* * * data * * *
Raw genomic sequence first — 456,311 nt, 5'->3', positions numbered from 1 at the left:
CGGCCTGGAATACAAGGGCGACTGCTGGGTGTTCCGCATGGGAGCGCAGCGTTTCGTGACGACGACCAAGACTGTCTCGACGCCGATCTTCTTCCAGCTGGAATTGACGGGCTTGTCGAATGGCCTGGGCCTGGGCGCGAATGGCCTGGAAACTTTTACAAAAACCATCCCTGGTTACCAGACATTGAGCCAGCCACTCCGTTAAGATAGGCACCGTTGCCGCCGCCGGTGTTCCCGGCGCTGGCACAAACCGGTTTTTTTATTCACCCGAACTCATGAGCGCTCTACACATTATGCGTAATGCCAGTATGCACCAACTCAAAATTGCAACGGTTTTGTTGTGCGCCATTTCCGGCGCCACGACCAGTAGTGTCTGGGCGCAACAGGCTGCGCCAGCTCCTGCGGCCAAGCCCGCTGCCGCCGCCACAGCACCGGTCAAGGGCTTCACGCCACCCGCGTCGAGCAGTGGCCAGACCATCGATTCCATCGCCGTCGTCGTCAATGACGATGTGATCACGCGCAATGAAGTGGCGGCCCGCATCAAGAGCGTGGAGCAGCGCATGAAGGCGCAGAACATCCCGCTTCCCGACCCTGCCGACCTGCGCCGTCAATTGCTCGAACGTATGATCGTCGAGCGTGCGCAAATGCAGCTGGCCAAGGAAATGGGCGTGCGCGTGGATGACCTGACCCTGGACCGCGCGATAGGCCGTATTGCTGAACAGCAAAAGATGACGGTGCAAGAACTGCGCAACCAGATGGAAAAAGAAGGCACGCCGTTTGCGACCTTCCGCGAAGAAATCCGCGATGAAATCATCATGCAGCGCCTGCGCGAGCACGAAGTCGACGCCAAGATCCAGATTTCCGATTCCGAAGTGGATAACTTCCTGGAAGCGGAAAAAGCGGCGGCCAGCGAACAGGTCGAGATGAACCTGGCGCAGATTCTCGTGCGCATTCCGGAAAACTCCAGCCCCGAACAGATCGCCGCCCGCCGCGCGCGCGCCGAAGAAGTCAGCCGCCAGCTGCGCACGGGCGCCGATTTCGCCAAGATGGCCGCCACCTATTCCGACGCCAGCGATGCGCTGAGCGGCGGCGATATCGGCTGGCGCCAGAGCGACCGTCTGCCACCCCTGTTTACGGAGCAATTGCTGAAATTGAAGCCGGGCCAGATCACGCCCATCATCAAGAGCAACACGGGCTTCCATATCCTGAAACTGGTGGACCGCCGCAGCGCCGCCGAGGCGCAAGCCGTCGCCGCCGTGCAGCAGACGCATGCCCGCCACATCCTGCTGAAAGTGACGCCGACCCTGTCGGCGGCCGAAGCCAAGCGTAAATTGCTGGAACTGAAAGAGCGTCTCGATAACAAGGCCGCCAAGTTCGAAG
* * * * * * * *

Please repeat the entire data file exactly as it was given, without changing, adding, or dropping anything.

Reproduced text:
Raw genomic sequence first — 456,311 nt, 5'->3', positions numbered from 1 at the left:
CGGCCTGGAATACAAGGGCGACTGCTGGGTGTTCCGCATGGGAGCGCAGCGTTTCGTGACGACGACCAAGACTGTCTCGACGCCGATCTTCTTCCAGCTGGAATTGACGGGCTTGTCGAATGGCCTGGGCCTGGGCGCGAATGGCCTGGAAACTTTTACAAAAACCATCCCTGGTTACCAGACATTGAGCCAGCCACTCCGTTAAGATAGGCACCGTTGCCGCCGCCGGTGTTCCCGGCGCTGGCACAAACCGGTTTTTTTATTCACCCGAACTCATGAGCGCTCTACACATTATGCGTAATGCCAGTATGCACCAACTCAAAATTGCAACGGTTTTGTTGTGCGCCATTTCCGGCGCCACGACCAGTAGTGTCTGGGCGCAACAGGCTGCGCCAGCTCCTGCGGCCAAGCCCGCTGCCGCCGCCACAGCACCGGTCAAGGGCTTCACGCCACCCGCGTCGAGCAGTGGCCAGACCATCGATTCCATCGCCGTCGTCGTCAATGACGATGTGATCACGCGCAATGAAGTGGCGGCCCGCATCAAGAGCGTGGAGCAGCGCATGAAGGCGCAGAACATCCCGCTTCCCGACCCTGCCGACCTGCGCCGTCAATTGCTCGAACGTATGATCGTCGAGCGTGCGCAAATGCAGCTGGCCAAGGAAATGGGCGTGCGCGTGGATGACCTGACCCTGGACCGCGCGATAGGCCGTATTGCTGAACAGCAAAAGATGACGGTGCAAGAACTGCGCAACCAGATGGAAAAAGAAGGCACGCCGTTTGCGACCTTCCGCGAAGAAATCCGCGATGAAATCATCATGCAGCGCCTGCGCGAGCACGAAGTCGACGCCAAGATCCAGATTTCCGATTCCGAAGTGGATAACTTCCTGGAAGCGGAAAAAGCGGCGGCCAGCGAACAGGTCGAGATGAACCTGGCGCAGATTCTCGTGCGCATTCCGGAAAACTCCAGCCCCGAACAGATCGCCGCCCGCCGCGCGCGCGCCGAAGAAGTCAGCCGCCAGCTGCGCACGGGCGCCGATTTCGCCAAGATGGCCGCCACCTATTCCGACGCCAGCGATGCGCTGAGCGGCGGCGATATCGGCTGGCGCCAGAGCGACCGTCTGCCACCCCTGTTTACGGAGCAATTGCTGAAATTGAAGCCGGGCCAGATCACGCCCATCATCAAGAGCAACACGGGCTTCCATATCCTGAAACTGGTGGACCGCCGCAGCGCCGCCGAGGCGCAAGCCGTCGCCGCCGTGCAGCAGACGCATGCCCGCCACATCCTGCTGAAAGTGACGCCGACCCTGTCGGCGGCCGAAGCCAAGCGTAAATTGCTGGAACTGAAAGAGCGTCTCGATAACAAGGCCGCCAAGTTCGAAG